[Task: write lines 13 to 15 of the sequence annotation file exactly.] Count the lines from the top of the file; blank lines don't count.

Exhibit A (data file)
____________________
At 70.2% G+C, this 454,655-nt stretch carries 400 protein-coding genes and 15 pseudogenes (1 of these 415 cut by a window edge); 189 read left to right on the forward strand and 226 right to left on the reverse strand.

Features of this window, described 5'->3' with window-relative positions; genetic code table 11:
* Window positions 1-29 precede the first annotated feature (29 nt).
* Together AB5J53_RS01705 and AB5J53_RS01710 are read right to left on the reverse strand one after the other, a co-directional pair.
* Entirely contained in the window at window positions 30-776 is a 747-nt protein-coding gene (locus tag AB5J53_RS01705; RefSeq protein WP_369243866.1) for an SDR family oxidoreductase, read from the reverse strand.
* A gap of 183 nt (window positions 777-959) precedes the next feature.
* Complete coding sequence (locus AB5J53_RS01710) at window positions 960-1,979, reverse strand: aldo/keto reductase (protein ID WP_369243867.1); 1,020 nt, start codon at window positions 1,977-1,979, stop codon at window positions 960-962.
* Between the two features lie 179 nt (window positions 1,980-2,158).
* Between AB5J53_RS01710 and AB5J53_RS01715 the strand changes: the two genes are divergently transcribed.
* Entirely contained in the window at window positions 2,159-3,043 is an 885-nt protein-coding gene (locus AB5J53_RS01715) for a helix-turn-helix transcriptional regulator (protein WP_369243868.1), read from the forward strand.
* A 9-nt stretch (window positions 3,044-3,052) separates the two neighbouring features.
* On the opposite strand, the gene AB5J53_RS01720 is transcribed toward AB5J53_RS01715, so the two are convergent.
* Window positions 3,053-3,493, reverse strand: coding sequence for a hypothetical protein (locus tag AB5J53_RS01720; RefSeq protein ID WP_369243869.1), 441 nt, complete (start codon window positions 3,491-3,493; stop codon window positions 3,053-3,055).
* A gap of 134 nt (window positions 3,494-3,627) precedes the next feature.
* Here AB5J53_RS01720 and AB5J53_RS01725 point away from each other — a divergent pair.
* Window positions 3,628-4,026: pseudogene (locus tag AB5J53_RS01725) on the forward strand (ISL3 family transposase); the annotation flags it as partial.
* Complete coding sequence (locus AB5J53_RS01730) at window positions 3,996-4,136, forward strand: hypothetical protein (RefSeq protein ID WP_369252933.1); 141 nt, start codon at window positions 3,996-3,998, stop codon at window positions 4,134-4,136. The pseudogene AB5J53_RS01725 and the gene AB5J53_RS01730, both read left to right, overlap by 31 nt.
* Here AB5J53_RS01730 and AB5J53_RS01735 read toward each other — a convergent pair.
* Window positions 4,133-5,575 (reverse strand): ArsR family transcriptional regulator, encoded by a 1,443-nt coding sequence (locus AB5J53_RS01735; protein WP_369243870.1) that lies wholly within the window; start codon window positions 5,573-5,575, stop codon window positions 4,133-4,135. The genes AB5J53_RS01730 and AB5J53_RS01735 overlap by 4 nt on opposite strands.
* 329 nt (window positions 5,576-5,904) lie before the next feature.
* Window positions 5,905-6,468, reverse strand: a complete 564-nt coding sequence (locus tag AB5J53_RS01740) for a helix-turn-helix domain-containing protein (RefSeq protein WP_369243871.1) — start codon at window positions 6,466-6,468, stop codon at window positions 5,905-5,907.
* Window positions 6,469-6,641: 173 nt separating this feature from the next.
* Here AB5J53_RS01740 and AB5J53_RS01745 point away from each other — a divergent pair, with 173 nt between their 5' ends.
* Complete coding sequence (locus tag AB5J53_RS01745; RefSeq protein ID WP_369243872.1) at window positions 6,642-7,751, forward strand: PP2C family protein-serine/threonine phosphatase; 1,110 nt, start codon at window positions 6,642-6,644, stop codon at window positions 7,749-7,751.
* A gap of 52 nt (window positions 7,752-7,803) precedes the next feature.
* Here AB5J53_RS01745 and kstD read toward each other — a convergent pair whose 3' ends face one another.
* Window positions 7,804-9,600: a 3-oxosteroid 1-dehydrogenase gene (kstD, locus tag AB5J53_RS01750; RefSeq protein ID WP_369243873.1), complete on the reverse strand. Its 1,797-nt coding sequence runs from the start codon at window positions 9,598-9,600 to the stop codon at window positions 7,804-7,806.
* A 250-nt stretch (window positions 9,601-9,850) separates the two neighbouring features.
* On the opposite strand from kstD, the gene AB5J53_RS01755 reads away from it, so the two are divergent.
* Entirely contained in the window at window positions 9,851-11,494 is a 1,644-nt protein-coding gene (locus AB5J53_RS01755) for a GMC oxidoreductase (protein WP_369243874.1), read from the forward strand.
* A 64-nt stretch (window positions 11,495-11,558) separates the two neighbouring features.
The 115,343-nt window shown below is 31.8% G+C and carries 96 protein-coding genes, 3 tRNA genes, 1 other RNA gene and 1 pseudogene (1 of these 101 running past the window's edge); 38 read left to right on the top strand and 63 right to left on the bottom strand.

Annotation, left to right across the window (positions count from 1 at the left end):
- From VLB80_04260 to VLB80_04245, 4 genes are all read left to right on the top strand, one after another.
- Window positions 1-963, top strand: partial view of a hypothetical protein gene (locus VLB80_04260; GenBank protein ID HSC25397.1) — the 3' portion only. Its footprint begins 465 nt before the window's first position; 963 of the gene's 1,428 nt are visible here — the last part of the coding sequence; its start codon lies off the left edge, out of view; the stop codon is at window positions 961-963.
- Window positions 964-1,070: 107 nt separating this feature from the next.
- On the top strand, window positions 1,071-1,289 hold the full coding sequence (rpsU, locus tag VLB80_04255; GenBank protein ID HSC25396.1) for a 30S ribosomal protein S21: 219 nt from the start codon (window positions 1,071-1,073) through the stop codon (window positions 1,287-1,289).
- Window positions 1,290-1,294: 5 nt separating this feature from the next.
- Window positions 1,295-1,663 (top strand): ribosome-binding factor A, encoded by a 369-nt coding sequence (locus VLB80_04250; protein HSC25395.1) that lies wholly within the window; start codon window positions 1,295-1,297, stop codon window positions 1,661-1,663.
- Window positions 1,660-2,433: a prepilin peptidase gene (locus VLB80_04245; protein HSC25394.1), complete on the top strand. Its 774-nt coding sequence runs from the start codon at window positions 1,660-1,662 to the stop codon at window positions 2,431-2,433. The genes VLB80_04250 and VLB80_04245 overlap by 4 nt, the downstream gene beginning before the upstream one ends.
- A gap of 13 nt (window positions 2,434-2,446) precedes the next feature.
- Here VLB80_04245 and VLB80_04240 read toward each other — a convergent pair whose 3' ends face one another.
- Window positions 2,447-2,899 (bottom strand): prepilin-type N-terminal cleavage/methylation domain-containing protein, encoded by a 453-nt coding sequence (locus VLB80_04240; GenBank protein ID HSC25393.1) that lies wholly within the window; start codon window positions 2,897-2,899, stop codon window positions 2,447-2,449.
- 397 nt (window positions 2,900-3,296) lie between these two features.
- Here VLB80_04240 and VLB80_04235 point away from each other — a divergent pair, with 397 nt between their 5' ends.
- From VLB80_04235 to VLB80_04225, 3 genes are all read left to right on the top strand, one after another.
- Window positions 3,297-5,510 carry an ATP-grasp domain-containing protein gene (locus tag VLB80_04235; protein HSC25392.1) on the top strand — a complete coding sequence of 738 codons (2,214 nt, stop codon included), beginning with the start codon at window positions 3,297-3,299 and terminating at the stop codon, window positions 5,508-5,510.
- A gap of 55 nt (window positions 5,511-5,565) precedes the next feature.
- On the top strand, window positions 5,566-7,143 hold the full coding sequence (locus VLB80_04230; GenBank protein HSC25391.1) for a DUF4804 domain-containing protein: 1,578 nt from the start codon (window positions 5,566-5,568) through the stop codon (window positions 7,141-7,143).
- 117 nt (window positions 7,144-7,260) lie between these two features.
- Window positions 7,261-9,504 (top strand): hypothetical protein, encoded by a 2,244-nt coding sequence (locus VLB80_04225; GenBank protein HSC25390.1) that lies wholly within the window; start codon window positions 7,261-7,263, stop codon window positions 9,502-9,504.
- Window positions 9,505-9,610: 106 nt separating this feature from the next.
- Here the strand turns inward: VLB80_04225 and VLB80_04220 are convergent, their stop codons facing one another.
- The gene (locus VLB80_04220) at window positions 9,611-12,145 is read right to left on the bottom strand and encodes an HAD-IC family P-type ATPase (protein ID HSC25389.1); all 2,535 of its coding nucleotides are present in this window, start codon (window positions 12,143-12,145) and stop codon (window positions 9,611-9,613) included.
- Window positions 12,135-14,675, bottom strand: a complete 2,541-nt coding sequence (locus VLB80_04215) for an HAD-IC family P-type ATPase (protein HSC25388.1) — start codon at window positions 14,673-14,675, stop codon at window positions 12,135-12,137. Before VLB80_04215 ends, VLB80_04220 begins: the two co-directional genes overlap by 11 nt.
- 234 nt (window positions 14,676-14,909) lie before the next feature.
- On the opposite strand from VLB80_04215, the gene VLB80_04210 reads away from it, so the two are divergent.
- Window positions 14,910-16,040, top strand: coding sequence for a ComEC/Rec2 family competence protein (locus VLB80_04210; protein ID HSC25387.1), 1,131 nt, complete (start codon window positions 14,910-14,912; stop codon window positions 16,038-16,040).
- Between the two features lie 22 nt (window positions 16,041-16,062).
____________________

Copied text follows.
* Window positions 3,053-3,493, reverse strand: coding sequence for a hypothetical protein (locus tag AB5J53_RS01720; RefSeq protein ID WP_369243869.1), 441 nt, complete (start codon window positions 3,491-3,493; stop codon window positions 3,053-3,055).
* A gap of 134 nt (window positions 3,494-3,627) precedes the next feature.
* Here AB5J53_RS01720 and AB5J53_RS01725 point away from each other — a divergent pair.